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Εveryone today seeks happiness on earth, and they think this is ‘Christianity’; true Orthodox Christians know that the age of persecutions, which began again under the Bolsheviks, is still with us, and that only by much sorrow and tribulation are we made fit to enter the Kingdom of Heaven.” —Fr. Seraphim Rose of Platina
“It may be, brethren, that soon you will again experience a time of turmoil, and some of you will be called to take the path of denying those sacred laws and to submit to laws established by mere human authority. Beware of such a path! Beware of the path taken by the thief on the left, for by the weight of blasphemy, by the weight of reviling Christ he went to his eternal perdition. Those who revile the laws of the Church revile Christ Himself, Who is the Head of the Church, for the laws of the Church were given by the Holy Spirit through the Apostles. And the laws of local Churches are based on those same laws and canons of the Church. Let us not consider ourselves wiser than those saints and hierarchs who established the rules of the Church; let us not imagine ourselves to be great sages. Rather, let us humbly call out together with the wise thief: Remember me, O Lord, in Thy kingdom!” —St. John (Maximovitch) of Shanghai and San Francisco, Sermon Homily on the Sunday of Orthodoxy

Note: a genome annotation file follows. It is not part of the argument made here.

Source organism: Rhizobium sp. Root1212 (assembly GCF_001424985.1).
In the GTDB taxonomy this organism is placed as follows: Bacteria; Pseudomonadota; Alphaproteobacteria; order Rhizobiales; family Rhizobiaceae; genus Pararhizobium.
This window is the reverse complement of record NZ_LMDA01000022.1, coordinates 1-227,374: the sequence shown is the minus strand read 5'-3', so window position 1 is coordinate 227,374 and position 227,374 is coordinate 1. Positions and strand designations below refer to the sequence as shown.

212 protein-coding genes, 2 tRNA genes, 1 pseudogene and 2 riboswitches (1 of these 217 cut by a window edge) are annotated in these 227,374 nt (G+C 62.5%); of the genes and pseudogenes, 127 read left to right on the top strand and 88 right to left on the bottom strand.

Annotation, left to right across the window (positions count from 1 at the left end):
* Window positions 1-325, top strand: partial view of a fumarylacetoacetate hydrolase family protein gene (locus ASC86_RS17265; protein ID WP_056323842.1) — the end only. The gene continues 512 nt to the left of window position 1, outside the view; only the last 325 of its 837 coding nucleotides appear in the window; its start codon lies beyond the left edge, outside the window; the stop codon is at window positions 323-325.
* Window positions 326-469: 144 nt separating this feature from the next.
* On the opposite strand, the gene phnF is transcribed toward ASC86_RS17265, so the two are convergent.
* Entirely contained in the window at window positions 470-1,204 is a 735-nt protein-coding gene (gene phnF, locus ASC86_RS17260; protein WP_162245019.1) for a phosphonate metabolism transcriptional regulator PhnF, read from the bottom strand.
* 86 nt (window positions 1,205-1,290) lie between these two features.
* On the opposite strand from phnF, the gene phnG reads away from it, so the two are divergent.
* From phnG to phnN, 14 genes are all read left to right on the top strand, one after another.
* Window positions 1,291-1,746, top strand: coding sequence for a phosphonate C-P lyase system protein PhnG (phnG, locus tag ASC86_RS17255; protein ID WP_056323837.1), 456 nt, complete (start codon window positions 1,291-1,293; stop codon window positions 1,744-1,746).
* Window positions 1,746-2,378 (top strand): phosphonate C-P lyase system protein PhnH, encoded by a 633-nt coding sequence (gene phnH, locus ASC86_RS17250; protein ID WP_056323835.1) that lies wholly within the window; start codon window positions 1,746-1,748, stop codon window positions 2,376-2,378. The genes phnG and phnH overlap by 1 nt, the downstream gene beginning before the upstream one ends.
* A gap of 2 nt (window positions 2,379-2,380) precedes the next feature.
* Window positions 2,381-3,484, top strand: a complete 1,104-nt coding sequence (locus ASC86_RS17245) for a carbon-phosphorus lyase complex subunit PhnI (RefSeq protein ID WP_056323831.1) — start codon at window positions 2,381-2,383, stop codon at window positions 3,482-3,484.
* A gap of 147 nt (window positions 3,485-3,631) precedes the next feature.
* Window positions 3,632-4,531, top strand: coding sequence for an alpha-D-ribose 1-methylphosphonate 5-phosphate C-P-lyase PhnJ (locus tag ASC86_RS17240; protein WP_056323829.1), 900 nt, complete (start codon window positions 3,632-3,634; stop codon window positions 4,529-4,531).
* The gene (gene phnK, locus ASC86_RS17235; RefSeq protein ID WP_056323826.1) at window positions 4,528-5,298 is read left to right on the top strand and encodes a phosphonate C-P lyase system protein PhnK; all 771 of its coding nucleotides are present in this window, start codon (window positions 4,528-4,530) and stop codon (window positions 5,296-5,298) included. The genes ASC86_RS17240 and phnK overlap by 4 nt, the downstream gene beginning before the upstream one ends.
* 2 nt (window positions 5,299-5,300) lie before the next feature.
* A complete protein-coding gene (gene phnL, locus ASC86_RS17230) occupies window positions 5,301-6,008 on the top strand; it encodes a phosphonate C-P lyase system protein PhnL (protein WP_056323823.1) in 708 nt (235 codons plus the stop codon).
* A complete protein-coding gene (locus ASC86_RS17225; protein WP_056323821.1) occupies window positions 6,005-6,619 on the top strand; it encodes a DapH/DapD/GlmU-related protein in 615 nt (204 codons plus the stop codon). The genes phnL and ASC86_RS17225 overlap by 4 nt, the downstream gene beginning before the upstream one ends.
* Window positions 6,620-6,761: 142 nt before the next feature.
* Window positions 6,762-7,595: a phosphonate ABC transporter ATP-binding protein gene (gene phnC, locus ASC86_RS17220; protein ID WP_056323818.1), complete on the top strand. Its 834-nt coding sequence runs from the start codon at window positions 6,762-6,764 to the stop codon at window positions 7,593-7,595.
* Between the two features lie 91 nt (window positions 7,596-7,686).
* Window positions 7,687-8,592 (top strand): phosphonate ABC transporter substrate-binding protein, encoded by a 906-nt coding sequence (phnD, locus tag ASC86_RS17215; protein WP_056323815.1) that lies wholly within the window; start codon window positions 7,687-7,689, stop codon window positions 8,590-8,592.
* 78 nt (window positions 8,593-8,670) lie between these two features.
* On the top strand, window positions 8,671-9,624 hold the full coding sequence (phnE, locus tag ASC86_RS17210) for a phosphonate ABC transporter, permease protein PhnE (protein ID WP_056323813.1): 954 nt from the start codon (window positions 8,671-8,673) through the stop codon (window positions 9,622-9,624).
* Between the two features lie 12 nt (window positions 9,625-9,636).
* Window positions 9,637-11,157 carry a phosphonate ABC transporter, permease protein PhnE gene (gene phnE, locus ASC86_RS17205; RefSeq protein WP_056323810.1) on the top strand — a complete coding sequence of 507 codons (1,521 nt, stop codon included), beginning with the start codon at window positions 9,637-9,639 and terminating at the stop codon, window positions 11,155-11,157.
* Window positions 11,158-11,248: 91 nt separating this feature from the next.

“Brothers and sisters! Let us aspire towards ascetic labor, in which is expressed precisely the essence of our Orthodox Christian faith, which is the labor of imitating Christ in bearing the cross and self-crucifixion – a faith of labor and, laboring lawfully as the Word of God teaches, let us suffer all things for the Truth, not moving away from it, as do many because of their poverty of spirit or self-interest. And let us remember well: where there is no labor, where there is no steadfastness in the faith – there is neither Orthodoxy nor true faith in God and in His Christ. Amen.” —Archbishop Averky (Taushev) of Syracuse
“We do not change the boundaries marked out by our Fathers. We keep the Tradition we have received. If we begin to lay down the Law of the Church even in the smallest things, the whole edifice will fall to the ground in no short time.” —St. John of Damascus
 
“At this dawn of modern history, the thirteenth century, all the seeds of modern mentality are present. And modern history follows logically from these seeds. Essentially, it is one thing – the search for a new Christianity which is better than Orthodoxy, better than the Christianity of the Holy Fathers, which Christ gave to us.
 
Later on, this will take forms which go through atheism and all kinds of wild beliefs, but essentially the search remains the same, and in the end the world will be Christian, because it's Antichrist who gives them a new religion, which is not something foreign to Christianity. It will not be some kind of paganism. It will be something which everyone will accept as Christianity, but will be anti-christian. A substitute for Christianity which denies the very essence of Christianity.